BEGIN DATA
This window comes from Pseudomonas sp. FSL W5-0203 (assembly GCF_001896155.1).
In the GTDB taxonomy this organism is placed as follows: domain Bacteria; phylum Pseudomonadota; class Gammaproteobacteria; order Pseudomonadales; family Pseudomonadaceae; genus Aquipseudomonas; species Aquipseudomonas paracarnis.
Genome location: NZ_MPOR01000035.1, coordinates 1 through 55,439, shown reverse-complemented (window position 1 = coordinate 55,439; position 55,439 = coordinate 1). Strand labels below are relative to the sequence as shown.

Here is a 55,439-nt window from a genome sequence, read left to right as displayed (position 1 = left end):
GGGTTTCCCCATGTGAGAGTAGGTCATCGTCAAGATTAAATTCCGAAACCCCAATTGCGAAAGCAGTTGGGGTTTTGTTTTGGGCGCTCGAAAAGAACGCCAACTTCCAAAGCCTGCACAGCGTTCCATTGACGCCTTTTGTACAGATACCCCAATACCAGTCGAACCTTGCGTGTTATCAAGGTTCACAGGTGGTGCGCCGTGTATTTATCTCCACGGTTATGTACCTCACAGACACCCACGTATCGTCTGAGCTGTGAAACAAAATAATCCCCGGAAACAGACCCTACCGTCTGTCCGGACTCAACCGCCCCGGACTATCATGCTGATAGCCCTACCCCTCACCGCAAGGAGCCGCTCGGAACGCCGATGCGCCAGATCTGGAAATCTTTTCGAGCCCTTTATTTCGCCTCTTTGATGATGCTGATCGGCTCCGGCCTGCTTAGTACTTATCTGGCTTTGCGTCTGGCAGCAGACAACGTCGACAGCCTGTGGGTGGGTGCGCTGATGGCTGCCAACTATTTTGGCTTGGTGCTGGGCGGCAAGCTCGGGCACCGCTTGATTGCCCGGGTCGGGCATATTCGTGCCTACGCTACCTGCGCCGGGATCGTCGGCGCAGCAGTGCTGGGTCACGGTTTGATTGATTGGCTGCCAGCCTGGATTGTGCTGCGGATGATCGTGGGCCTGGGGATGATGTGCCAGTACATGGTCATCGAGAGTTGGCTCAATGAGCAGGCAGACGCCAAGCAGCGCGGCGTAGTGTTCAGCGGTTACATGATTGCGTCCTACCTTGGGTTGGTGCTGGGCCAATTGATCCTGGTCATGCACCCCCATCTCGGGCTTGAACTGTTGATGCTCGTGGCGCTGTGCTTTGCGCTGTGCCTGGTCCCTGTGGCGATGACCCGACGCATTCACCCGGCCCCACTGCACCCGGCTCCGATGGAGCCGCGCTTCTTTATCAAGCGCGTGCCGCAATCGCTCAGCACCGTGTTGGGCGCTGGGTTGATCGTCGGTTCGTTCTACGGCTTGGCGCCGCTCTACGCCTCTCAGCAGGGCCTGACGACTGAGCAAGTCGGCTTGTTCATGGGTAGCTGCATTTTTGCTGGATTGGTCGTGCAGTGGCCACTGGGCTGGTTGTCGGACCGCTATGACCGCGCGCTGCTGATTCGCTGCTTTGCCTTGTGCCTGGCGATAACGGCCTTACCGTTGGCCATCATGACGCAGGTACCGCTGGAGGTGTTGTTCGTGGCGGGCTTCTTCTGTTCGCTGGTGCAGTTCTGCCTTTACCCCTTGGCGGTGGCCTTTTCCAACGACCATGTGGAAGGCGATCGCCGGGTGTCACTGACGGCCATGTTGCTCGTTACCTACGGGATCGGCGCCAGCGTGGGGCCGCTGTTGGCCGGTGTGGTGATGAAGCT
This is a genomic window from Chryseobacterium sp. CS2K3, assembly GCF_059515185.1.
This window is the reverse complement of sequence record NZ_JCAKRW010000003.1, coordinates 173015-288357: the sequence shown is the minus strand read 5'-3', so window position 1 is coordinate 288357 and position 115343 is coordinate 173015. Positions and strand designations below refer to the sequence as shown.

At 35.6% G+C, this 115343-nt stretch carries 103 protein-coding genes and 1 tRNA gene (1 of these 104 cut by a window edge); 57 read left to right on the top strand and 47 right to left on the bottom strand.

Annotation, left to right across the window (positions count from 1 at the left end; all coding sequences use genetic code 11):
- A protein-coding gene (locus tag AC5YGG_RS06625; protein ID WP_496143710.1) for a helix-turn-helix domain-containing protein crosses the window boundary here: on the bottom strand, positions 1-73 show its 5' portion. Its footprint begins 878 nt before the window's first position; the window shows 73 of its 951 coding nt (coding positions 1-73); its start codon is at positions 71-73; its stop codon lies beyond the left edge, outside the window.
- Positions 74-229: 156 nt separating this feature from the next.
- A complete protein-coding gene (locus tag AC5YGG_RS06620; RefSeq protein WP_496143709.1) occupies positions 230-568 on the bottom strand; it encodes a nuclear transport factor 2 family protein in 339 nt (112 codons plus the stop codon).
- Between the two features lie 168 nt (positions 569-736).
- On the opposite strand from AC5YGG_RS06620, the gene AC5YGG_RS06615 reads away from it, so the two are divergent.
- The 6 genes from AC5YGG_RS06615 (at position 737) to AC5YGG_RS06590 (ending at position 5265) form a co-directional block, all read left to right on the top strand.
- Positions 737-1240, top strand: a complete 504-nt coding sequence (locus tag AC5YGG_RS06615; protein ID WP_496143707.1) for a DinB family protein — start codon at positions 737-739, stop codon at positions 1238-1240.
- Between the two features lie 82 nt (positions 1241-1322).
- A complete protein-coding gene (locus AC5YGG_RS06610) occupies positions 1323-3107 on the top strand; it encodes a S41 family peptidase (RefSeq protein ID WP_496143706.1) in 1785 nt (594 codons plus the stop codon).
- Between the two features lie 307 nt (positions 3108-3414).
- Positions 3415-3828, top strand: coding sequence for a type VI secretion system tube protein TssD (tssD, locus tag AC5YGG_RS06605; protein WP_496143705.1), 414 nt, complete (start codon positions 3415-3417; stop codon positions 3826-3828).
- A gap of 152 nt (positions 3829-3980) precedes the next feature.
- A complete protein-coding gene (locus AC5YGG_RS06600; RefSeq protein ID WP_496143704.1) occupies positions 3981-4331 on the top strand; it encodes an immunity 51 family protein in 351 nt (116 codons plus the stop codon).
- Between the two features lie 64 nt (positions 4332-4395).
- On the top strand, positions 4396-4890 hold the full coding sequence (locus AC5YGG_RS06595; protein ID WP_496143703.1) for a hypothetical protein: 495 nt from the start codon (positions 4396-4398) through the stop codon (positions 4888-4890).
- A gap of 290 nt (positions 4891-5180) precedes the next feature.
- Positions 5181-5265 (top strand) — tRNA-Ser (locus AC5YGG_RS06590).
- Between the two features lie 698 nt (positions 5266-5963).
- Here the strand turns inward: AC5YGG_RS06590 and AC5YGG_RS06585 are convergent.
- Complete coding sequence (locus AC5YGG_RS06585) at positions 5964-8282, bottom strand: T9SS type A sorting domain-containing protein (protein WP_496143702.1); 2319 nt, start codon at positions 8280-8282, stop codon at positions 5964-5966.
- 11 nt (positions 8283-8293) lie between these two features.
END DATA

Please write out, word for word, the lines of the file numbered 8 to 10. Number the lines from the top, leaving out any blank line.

At 35.6% G+C, this 115343-nt stretch carries 103 protein-coding genes and 1 tRNA gene (1 of these 104 cut by a window edge); 57 read left to right on the top strand and 47 right to left on the bottom strand.

Annotation, left to right across the window (positions count from 1 at the left end; all coding sequences use genetic code 11):
- A protein-coding gene (locus tag AC5YGG_RS06625; protein ID WP_496143710.1) for a helix-turn-helix domain-containing protein crosses the window boundary here: on the bottom strand, positions 1-73 show its 5' portion. Its footprint begins 878 nt before the window's first position; the window shows 73 of its 951 coding nt (coding positions 1-73); its start codon is at positions 71-73; its stop codon lies beyond the left edge, outside the window.